FanPost

Weekend Wrap-Up (TUF Finale, Khan-Salita and K-1 GP)

This will be my first fanpost so it could turn out to be a terrible read but I had to get a few things off my chance.  This weekend has displayed the best and worst of fighting in my opinion and unfortunately it was an embarrassing time to be a fan of the UFC and the sport of MMA in general.  Saturday 5 December was a stacked day of fights, with the conclusion of the K-1 GP, a WBA Light Welterweight title defense in England and the finale of the Ultimate Fighter: Heavyweights season.  Personally I was very impressed by the boxing and K-1 cards on offer but at times left feeling angry and embarrassed by what was one of the biggest robberies in the history of the sport and by one of the worst fights that I have ever seen.

I went to the Amir Khan-Dmitry Salita card at Newcastle and it was a cracking night of fights with a brilliant atmosphere and was well worth the money, so I'll be trying to get tickets for the next big card in the north of England.  There were some decent showings on the undercard from top British prospects including an Olympic gold medallist James DeGale, as well as an exciting co-main event between undefeated British lightweight contender Kevin Mitchell and the dangerous Breidis Prescott, in whichMitchell got the unanimous decision by outboxing the Colombian.  This sets up Mitchell for a WBO title fight, against Juan Manuel Marquez unless he vacates the belt to fight Ricky Hatton as expected, in which case Mitchell will fight the interim champion for the vacant belt.  The main event, for the WBA Light Welterweight title pitted arguably pound 4 pound Britain's best fighter in Amir Khan defending his title against the Ukranian born American raised mandatory contender Dmitriy Salita.  I was expecting a close fight and a decent test for Khan before he cracks the American market but boy was I wrong, Khan knocked down his overmatched opponent with a beautiful left, right hook combination in the first 10 seconds and from then on it was one way traffic as Khan sensed the kill and destroyed Salita, knocking him down another 2 times before the ref stopped the fight in under 80 seconds.  Huge win for Khan, he looks a different class now that Freddie Roach is his trainer and next up for him is helping the pound for pound king Manny "Pacman" Pacquiao prepare for the fight of the century against Floyd "Money" Mayweather Jr.  Personally, I'd put Khan on the undercard of this show as it'll keep both Manny and Amir focused and in top shape, plus it's a great way to get a top British prospect noticed in the US by having him compete on the biggest boxing event of all time and it'll help stack the card up.  With Khan, Haye and Froch as our world champions and Mitchell set to fight for a world title as well, it's a great time for British boxing, add a Hatton-Marquez superfight and it's set to be a great 2010 for the sport in this country.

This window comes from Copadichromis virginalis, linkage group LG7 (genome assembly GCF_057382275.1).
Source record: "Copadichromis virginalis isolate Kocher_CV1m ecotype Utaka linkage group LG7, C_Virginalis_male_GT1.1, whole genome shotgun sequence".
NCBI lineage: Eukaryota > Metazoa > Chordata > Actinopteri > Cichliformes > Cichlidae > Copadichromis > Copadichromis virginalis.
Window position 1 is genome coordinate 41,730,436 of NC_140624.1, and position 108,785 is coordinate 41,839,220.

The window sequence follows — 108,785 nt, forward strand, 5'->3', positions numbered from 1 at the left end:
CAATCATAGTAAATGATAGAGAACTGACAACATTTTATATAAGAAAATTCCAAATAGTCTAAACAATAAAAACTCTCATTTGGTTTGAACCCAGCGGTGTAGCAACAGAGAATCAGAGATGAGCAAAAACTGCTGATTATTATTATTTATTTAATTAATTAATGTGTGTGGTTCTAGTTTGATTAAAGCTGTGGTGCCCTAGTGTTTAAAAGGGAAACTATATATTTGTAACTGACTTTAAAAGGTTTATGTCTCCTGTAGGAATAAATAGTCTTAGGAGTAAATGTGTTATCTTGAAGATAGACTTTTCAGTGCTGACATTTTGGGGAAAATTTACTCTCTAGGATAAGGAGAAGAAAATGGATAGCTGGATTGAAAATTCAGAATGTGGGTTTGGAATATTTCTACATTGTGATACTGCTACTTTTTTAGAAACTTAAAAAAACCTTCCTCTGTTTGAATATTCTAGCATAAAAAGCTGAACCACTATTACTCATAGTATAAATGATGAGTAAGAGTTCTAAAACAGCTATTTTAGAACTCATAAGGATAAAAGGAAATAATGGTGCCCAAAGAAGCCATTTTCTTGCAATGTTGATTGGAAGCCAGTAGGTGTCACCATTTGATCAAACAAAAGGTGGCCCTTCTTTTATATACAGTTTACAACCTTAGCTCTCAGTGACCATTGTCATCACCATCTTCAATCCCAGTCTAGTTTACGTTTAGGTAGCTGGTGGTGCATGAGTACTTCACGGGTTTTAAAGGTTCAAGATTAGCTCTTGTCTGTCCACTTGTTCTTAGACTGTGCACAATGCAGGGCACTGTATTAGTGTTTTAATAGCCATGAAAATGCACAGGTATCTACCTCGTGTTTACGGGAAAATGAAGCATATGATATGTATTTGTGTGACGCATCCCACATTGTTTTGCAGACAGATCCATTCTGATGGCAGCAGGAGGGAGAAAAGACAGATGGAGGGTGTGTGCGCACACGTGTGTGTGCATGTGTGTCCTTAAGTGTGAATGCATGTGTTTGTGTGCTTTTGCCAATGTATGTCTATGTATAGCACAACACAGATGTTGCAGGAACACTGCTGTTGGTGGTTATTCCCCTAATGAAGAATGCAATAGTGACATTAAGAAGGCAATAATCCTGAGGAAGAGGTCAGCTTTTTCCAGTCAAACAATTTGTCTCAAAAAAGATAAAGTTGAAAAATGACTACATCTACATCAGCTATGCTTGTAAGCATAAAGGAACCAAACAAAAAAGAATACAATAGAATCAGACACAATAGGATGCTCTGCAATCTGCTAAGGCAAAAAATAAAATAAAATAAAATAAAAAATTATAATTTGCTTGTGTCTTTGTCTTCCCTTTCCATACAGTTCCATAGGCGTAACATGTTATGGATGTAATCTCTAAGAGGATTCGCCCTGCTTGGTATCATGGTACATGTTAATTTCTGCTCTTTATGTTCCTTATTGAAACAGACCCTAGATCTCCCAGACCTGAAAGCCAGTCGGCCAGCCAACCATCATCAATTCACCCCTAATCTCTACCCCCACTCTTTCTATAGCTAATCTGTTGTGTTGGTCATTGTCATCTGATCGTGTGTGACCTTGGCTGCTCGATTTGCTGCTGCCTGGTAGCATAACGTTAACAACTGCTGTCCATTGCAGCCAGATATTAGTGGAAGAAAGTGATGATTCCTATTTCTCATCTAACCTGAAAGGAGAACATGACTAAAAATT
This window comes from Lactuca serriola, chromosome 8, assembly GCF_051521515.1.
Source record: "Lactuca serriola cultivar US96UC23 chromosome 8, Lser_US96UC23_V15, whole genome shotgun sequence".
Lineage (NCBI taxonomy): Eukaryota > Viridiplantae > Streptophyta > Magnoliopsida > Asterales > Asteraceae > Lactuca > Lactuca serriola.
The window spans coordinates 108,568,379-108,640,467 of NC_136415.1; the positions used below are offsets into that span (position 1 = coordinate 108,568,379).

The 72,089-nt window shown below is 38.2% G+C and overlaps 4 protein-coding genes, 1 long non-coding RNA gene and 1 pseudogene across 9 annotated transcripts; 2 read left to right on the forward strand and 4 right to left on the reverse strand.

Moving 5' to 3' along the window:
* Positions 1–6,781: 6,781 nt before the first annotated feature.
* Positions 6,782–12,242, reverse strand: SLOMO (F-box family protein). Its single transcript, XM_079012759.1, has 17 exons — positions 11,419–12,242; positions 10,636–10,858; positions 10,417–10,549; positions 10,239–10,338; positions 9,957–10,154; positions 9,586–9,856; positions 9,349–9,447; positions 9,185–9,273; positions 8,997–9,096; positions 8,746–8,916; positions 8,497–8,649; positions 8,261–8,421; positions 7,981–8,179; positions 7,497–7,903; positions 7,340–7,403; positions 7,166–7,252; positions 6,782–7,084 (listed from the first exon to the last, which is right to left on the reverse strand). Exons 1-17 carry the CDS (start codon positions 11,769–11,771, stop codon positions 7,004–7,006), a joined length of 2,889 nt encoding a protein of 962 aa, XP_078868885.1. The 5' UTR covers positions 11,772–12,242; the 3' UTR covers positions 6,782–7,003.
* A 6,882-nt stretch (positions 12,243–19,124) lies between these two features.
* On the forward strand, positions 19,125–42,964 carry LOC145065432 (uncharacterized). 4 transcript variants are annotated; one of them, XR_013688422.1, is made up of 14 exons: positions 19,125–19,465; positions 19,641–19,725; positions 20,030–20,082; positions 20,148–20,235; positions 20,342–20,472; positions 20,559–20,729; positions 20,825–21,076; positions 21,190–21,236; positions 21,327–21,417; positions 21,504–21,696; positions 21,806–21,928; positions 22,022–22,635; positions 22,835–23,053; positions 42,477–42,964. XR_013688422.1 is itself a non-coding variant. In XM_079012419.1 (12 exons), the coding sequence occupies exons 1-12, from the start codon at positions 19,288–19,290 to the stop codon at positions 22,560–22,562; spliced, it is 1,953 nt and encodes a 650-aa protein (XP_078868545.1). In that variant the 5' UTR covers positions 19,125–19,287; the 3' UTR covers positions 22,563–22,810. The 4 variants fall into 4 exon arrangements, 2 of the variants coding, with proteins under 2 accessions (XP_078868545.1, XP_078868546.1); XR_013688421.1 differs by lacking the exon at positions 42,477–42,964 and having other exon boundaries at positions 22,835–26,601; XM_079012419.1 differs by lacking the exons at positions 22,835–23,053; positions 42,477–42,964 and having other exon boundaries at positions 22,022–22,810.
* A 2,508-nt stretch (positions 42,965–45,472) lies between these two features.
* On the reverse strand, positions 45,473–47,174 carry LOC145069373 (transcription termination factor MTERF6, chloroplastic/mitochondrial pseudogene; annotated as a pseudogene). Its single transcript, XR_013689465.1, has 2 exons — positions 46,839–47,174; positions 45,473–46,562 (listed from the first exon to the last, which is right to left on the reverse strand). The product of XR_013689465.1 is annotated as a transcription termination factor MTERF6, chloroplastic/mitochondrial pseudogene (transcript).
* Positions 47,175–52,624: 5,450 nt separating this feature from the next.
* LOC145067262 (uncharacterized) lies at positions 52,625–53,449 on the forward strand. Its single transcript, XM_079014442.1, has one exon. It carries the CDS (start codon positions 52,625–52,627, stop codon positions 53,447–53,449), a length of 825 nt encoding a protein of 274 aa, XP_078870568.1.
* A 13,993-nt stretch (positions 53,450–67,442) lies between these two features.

The K-1 grand prix was a quality show, unfortunately we don't get decent K-1 coverage over here so I had to make do with youtube (thanks for the links Alpha) but I've still seen the majority of the fights.  I'm shocked that Semmy Schilt won the whole thing, I didn't think that he had much of a chance in all honesty and 1st round KO wins over Jerome LeBanner, Remy Bonjasky and Badr Hari make him a very worthy albeit surprising winner.  I had Remy, Hari and Alistair as the pre-tournament favourites and I was expecting a rematch of 2008's final.  The card was stacked with big names and even though I'm far from a big supporter of K-1 I was still very impressed by the fights that I caught and it proved how good a GP tournament can be, there's no way that the best fighters would all compete in an elimination tournament in MMA or boxing these days so it's a credit to K-1 and the athletes involved that they put on such big, stacked and exciting cards every year.  Also, just like any sports event in Japan, it was a great spectacle and once again the Western promoters in combat sports could learn a thing or to from Japanese events in how to make a show seem special by having better stages and entrances, nothing can beat a Japanese event visually.